The Nedelin Disaster

A total of 92 people (74 military personnel and 18 civilians) died as a result of the Nedelin Catastrophe at the Baikonur Test Range in Kazakhstan on the 24th of October, 1960. The incident was named after Chief Marshal of Artillery Mitrofan Ivonovich Nedelin, one of the project’s overseers and a casualty in the event. A prototype of the Soviet ICBM R-16 was being prepared for a test-flight when the second-stage ignition was accidentally initiated while directly above the first-stage section that was filled with “Devil’s Venom” rocket-fuel. Numerous safety procedures had been ignored due to Nedelin’s insistence on the test being carried out successfully before the anniversary of the Bolshevik Revolution on November the 7th. A short-circuit in the main sequencer ultimately caused the premature ignition. A massive explosion erupted as the fuel combusted, with people close to the launch-pad being instantaneously incinerated. People farther away burned to death or died due to exposure to the resulting toxic fumes the fuel produced in massive quantities after combusting. Mikhail Yangel, a missile-designer and the commanding officer for the test range that day, survived the event only because he had left to smoke a cigarette behind a bunker a few hundred yards away. The entirety of the disaster was captured on a series of automated cameras, and the footage has since been made available on the Internet. Information on the Nedelin Catastrophe was not made available to the public until 1989, before which the Soviet government had maintained a strict cover-up of the event as had been done with nearly all other Soviet military disasters.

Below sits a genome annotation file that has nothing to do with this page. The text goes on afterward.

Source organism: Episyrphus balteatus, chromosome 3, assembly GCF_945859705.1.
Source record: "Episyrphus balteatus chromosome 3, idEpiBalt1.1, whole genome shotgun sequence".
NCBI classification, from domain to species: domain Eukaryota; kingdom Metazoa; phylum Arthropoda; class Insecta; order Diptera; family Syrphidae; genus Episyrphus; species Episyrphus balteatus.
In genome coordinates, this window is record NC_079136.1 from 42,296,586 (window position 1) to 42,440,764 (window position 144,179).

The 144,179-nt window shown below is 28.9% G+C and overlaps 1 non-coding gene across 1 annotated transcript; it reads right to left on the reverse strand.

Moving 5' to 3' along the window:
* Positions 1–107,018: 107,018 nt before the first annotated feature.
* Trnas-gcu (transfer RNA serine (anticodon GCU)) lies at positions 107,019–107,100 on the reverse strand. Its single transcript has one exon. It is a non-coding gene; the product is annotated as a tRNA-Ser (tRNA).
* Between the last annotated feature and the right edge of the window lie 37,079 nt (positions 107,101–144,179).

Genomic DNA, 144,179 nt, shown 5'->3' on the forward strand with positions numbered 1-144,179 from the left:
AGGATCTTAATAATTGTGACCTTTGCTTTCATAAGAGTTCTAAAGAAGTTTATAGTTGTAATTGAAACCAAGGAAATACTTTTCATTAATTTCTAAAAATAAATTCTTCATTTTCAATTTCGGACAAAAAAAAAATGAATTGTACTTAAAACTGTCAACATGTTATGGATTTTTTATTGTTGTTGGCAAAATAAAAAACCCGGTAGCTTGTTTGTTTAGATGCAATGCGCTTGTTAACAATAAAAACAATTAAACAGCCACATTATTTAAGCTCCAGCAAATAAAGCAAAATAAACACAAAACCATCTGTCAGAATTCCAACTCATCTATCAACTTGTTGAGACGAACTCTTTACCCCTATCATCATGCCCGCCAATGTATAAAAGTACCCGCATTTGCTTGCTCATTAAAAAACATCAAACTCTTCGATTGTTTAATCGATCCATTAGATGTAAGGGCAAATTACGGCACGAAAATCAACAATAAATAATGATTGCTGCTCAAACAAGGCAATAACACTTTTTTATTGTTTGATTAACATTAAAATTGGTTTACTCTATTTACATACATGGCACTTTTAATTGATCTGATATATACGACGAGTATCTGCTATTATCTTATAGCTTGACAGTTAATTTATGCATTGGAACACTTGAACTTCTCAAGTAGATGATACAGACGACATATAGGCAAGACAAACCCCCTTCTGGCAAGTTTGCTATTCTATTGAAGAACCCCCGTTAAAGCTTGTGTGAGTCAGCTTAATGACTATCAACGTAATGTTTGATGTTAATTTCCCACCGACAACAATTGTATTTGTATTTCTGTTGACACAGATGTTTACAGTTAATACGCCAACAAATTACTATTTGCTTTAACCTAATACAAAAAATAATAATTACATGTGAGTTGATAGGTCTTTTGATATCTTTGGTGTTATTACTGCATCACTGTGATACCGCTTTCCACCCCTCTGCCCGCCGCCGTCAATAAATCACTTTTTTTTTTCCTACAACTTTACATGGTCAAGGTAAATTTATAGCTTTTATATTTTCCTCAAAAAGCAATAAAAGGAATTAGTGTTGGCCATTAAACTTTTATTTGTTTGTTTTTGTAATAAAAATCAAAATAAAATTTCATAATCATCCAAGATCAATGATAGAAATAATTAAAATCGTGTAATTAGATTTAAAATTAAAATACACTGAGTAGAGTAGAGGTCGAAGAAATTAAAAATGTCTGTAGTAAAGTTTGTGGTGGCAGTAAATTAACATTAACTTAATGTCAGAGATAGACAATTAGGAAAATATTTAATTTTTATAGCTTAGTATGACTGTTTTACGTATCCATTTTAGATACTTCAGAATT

Submission by Logan Agle. Thank you.